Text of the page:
Making Memories


Creating workplace traditions that stand the test of time

What will your employees say about their career experience years from now? Will they sit with friends and reminisce about exciting projects and notable accomplishments, or will they talk of seemingly endless hours that rolled into years of drudgery? Chances are good that if the friends are reminiscing with were co-workers, the conversation will be positive and upbeat.

Creating these types of memories is more important than it may seem on the surface. People—not products—are at the center of everything you do as a company (You wouldn’t be able to do what you do without them!) and as a conscientious employer you should be concerned about their overall well-being. In addition, word-of-mouth is as powerful a component in recruitment marketing as it is in your outbound marketing to potential customers, so you should do all you can to ensure that employees, both current and former—are talking you up and not down.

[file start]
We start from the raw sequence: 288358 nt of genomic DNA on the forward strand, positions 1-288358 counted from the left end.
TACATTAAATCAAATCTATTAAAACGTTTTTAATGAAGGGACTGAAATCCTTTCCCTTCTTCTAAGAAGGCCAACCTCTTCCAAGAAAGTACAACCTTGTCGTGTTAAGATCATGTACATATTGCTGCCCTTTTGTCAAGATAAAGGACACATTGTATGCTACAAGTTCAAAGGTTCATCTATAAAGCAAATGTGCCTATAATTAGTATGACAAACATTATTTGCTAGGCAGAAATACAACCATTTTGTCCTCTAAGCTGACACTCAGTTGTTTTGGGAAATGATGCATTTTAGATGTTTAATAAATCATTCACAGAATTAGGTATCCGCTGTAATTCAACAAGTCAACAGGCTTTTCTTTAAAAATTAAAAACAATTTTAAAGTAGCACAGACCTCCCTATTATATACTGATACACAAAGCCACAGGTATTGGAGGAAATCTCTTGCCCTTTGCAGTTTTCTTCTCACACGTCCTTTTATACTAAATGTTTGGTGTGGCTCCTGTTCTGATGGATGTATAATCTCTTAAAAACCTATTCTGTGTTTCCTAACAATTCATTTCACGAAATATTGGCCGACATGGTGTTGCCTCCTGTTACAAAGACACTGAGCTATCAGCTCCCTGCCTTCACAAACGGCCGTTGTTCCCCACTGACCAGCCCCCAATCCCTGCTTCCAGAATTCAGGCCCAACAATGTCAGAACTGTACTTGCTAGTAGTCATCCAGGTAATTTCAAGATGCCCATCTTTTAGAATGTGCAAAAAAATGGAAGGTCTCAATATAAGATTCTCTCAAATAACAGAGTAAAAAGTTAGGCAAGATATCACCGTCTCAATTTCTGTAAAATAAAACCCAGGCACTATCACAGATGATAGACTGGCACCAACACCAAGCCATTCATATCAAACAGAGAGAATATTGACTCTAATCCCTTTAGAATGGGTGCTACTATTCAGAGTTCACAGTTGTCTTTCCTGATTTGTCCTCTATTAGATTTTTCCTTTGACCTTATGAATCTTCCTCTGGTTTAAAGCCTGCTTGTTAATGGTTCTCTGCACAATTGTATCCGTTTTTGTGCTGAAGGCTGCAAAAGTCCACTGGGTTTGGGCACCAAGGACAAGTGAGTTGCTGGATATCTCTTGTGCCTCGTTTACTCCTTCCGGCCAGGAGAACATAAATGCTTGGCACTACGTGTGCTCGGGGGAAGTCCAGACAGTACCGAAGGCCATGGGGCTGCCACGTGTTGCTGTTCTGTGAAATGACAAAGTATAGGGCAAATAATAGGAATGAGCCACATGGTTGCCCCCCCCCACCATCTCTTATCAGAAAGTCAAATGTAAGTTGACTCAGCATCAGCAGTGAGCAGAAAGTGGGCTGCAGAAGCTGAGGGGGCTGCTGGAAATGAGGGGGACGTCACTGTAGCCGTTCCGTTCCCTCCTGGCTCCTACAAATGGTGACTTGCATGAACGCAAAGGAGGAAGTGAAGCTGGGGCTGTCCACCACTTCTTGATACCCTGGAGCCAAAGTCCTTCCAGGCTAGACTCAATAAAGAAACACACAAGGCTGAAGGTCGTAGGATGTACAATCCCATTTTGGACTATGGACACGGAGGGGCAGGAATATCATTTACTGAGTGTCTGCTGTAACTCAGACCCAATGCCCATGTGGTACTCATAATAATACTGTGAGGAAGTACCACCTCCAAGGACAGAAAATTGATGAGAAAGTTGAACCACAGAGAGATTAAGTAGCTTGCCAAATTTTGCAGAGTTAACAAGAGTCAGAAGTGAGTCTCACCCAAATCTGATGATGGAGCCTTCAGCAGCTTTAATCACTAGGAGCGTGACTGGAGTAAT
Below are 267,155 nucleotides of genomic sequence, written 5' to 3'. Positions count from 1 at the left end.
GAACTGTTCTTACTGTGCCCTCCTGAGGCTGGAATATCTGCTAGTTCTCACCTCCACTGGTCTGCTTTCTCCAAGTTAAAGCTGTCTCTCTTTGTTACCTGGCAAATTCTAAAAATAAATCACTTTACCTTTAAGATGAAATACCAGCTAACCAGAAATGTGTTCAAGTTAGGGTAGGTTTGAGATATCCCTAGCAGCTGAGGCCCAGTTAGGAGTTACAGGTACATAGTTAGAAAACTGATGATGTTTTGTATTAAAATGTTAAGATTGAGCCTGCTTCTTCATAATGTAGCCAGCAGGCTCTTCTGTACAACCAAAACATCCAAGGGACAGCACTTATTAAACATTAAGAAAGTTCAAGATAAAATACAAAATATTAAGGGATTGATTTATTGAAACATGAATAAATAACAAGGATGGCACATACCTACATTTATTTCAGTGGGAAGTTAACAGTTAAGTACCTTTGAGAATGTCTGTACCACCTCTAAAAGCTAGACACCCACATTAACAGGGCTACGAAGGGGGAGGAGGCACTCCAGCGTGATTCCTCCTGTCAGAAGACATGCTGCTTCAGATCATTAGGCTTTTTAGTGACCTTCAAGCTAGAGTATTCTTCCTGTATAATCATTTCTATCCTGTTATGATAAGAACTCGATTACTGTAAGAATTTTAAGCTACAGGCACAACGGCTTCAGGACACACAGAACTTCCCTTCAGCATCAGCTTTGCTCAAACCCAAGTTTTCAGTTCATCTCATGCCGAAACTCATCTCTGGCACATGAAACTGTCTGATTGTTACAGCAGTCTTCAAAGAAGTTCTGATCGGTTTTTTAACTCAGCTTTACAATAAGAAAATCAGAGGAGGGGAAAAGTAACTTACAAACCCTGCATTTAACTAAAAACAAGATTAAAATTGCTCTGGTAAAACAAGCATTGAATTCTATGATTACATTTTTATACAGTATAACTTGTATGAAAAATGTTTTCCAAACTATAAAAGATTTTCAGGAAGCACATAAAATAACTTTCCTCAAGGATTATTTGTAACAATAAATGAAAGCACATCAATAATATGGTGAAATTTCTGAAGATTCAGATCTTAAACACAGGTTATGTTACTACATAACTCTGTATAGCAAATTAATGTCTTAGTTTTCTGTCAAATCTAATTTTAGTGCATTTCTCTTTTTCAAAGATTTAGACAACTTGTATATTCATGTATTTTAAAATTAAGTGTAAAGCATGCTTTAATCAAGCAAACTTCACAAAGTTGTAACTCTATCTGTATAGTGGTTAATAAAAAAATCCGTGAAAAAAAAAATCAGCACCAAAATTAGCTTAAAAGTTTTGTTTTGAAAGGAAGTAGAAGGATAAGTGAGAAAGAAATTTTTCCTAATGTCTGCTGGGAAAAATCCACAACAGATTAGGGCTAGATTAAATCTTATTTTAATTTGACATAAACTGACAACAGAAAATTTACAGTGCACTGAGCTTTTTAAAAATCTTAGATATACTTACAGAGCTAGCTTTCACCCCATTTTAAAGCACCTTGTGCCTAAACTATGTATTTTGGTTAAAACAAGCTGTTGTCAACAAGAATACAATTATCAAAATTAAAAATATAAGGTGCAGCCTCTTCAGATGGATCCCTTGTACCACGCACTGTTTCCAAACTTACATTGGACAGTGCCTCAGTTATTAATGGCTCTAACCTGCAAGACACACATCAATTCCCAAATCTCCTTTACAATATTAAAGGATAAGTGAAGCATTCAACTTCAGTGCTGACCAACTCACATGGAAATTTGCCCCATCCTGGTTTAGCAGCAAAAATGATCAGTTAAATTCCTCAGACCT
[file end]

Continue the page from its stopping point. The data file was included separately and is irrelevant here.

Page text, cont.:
This is where the value of workplace traditions begins to shine. You cannot create relationships between your employees, but you can create environments where they happen naturally. When your employees begin to develop relationships with one another, they are more engaged, their performance is enhanced and the entire enterprise reaps the benefits.

Workplace traditions are not one-size-fits-all. For many companies the annual picnic or holiday party is a great way to facilitate connections. As committees are formed to oversee the various aspects of planning and preparation, relationships form along with them—many of which will outlast the tradition itself.

The bottom line is this: When it comes to creating traditions in the workplace, it’s not what you do that is most important. It’s that you do SOMETHING that is employee—not profit—centered, and you do it consistently. When you do, employees will be talking about their positive experiences for years to come.







The SHRM Blog does not accept solicitation for guest posts.

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